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Karma Yog Verse

Bhagavad Gita Chapter - 3: Karma Yog - The Eternal Duties of a Human Beings

Krishna Said > Shaloka: 11

 
 
Bhagavad-Gita Sanskrit Shaloka [Chapter: 3 - Verse 11]
English

The demigods, being pleased by sacrifices, will also please you; thus nourishing one another, there will reign general prosperity for all.

Purport

The demigods are empowered administrators of material affairs. The supply of air, light, water and all other benedictions for maintaining the body and soul of every living entity are entrusted to the demigods, who are innumerable assistants in different parts of the body of the Supreme Personality of Godhead. Their pleasures and displeasures are dependent on the performance of yajnas by the human being. Some of the yajnas are meant to satisfy particular demigods; but even in so doing, Lord Visnu is worshiped in all yajnas as the chief beneficiary. It is stated also in the Bhagavad-gita that Krishna Himself is the beneficiary of all kinds of yajnas: bhoktaram yajna-tapasam. Therefore, ultimate satisfaction of the yajna-pati is the chief purpose of all yajnas. When these yajnas are perfectly performed, naturally the demigods in charge of the different departments of supply are pleased, and there is no scarcity in the supply of natural products.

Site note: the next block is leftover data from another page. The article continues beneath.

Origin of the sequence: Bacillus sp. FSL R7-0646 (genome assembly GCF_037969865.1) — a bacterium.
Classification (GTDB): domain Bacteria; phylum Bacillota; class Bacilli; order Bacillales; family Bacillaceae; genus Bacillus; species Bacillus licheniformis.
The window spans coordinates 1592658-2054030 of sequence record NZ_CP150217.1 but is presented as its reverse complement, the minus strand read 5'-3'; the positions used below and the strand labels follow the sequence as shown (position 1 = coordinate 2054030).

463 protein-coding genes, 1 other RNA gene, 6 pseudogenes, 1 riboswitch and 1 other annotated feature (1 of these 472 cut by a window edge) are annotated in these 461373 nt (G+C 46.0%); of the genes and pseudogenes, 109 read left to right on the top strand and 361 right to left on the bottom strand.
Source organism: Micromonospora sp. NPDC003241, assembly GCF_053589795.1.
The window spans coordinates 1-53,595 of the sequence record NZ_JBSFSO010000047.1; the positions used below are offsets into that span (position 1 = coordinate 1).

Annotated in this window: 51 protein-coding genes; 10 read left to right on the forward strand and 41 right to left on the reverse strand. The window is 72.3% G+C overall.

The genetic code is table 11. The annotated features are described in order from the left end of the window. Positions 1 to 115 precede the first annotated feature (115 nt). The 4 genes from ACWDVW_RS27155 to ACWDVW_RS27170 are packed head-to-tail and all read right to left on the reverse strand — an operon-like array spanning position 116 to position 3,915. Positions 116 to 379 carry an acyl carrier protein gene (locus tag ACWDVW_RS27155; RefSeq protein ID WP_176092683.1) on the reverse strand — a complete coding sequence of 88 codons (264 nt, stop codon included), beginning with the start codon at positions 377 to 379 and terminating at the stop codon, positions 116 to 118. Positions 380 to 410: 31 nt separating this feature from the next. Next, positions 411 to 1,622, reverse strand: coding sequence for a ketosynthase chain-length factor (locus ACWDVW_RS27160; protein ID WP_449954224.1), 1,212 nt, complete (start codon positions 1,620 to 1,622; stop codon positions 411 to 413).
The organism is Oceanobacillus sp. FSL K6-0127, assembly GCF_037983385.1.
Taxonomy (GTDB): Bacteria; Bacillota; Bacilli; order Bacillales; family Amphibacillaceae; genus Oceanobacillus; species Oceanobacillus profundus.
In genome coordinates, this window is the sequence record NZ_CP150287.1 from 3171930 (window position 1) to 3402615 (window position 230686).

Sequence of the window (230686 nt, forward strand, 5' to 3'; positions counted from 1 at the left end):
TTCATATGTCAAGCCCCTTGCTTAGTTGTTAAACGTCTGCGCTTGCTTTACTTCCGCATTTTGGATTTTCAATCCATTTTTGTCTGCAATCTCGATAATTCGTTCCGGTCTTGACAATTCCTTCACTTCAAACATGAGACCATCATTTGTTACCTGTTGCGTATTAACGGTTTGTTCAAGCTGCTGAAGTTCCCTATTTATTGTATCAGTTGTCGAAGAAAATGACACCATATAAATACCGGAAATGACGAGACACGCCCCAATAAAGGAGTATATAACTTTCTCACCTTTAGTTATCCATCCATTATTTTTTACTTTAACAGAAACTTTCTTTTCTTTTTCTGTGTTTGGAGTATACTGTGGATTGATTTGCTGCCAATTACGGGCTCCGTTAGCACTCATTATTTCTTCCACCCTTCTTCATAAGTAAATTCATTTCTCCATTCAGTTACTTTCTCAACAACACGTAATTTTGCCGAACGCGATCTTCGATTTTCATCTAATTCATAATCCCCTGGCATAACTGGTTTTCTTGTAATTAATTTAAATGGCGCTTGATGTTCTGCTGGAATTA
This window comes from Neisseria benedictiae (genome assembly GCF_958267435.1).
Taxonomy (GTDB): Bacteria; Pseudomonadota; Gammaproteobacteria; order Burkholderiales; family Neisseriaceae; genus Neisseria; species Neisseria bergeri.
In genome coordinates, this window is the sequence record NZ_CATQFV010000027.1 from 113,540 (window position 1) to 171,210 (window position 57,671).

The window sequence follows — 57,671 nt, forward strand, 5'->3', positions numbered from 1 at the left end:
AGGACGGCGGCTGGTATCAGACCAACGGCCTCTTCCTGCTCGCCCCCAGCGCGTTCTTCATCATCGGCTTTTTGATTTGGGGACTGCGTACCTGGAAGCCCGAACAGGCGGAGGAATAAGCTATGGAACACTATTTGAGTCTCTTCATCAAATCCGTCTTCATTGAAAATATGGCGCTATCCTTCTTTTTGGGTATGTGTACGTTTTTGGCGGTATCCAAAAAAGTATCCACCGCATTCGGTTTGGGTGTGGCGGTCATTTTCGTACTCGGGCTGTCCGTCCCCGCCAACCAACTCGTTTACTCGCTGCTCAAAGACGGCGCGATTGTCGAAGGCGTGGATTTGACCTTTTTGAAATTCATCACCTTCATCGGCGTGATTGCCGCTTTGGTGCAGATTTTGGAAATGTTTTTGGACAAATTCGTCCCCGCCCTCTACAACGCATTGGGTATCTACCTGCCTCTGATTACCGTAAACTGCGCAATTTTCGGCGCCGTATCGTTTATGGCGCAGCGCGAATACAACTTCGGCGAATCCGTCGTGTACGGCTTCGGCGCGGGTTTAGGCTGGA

Performance of yajnas has many side benefits, ultimately leading to liberation from the material bondage. By performance of yajnas, all activities become purified, as it is stated in the Vedas:

ahara-suddhau sattva-suddhih sattva-suddhau

dhruva smrtih smrti-lambhe sarvagranthinam vipramoksah

As it will be explained in the following verse, by performance of yajna one's eatables become sanctified, and by eating sanctified foodstuffs, one's very existence becomes purified; by the purification of existence, finer tissues in the memory become sanctified, and when memory is sanctified, one can think of the path of liberation, and all these combined together lead to Krishna consciousness, the great necessity of present-day society.

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Caitanya, Yajna, Bhagavad-gita, Vedas, Krishna, Arjuna, Praja-Pati